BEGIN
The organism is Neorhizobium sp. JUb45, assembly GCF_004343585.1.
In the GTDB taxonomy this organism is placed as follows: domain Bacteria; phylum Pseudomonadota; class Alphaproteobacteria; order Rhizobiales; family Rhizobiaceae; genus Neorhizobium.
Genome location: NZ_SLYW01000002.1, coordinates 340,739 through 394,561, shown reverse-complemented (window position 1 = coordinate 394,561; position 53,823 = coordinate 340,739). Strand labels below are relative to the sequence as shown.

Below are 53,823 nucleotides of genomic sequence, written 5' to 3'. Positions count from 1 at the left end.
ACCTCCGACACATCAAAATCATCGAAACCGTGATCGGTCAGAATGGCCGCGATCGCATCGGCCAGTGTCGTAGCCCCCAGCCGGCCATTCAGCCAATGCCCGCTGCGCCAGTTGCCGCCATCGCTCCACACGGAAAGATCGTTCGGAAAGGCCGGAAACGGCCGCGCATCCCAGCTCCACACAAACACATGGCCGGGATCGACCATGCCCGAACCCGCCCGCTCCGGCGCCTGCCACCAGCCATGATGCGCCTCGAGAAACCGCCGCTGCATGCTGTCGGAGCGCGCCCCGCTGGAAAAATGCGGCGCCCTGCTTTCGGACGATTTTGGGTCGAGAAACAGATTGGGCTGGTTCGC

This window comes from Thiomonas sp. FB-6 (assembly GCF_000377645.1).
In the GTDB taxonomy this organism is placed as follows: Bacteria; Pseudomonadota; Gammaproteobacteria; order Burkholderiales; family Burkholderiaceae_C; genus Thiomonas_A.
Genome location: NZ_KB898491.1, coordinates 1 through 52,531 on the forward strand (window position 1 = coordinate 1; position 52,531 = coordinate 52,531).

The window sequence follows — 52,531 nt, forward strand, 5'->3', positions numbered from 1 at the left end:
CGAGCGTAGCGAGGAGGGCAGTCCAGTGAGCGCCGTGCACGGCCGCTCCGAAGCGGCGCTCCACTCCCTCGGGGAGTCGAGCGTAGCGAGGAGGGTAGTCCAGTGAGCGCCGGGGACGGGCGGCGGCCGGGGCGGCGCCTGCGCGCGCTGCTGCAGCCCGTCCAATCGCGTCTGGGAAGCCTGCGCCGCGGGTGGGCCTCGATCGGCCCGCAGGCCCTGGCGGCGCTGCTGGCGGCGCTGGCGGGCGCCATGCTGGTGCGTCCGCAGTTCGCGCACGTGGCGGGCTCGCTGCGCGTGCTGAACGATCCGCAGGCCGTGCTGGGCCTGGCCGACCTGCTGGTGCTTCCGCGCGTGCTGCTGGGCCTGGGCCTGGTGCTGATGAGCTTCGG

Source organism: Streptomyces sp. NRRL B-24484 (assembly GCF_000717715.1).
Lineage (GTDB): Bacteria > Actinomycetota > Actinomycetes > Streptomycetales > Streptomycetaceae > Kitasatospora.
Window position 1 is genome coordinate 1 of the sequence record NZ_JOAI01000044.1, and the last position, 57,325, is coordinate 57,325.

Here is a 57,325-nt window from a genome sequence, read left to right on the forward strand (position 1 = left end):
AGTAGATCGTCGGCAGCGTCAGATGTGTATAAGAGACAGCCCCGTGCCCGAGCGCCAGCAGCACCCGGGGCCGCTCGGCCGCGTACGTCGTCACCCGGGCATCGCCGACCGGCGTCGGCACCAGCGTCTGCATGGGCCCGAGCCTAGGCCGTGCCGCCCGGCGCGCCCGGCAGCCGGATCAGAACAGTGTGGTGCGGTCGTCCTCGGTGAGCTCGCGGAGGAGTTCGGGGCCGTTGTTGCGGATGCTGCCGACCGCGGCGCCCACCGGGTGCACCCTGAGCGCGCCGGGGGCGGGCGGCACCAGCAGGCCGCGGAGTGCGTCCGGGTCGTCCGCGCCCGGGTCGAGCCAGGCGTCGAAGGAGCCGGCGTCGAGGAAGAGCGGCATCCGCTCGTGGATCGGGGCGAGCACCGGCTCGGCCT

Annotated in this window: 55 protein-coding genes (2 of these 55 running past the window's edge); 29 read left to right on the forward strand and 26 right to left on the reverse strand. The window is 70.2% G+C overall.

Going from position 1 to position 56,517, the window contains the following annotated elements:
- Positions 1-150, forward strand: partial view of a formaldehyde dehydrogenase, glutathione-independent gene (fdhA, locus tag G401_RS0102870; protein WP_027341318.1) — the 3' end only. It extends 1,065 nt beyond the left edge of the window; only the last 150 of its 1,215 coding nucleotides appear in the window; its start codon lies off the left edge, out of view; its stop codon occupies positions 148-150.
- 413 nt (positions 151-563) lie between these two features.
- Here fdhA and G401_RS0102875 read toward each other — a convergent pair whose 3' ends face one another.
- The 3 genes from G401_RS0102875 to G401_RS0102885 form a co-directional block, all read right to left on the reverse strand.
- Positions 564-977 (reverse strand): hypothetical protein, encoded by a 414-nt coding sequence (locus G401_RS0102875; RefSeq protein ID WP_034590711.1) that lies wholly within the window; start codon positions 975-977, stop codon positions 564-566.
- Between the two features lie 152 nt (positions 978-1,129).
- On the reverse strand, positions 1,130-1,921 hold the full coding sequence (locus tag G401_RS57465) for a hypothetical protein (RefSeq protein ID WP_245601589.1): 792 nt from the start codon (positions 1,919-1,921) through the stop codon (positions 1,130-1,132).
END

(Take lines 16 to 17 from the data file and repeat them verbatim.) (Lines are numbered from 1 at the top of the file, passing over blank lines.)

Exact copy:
Annotated in this window: 55 protein-coding genes (2 of these 55 running past the window's edge); 29 read left to right on the forward strand and 26 right to left on the reverse strand. The window is 70.2% G+C overall.

Going from position 1 to position 56,517, the window contains the following annotated elements: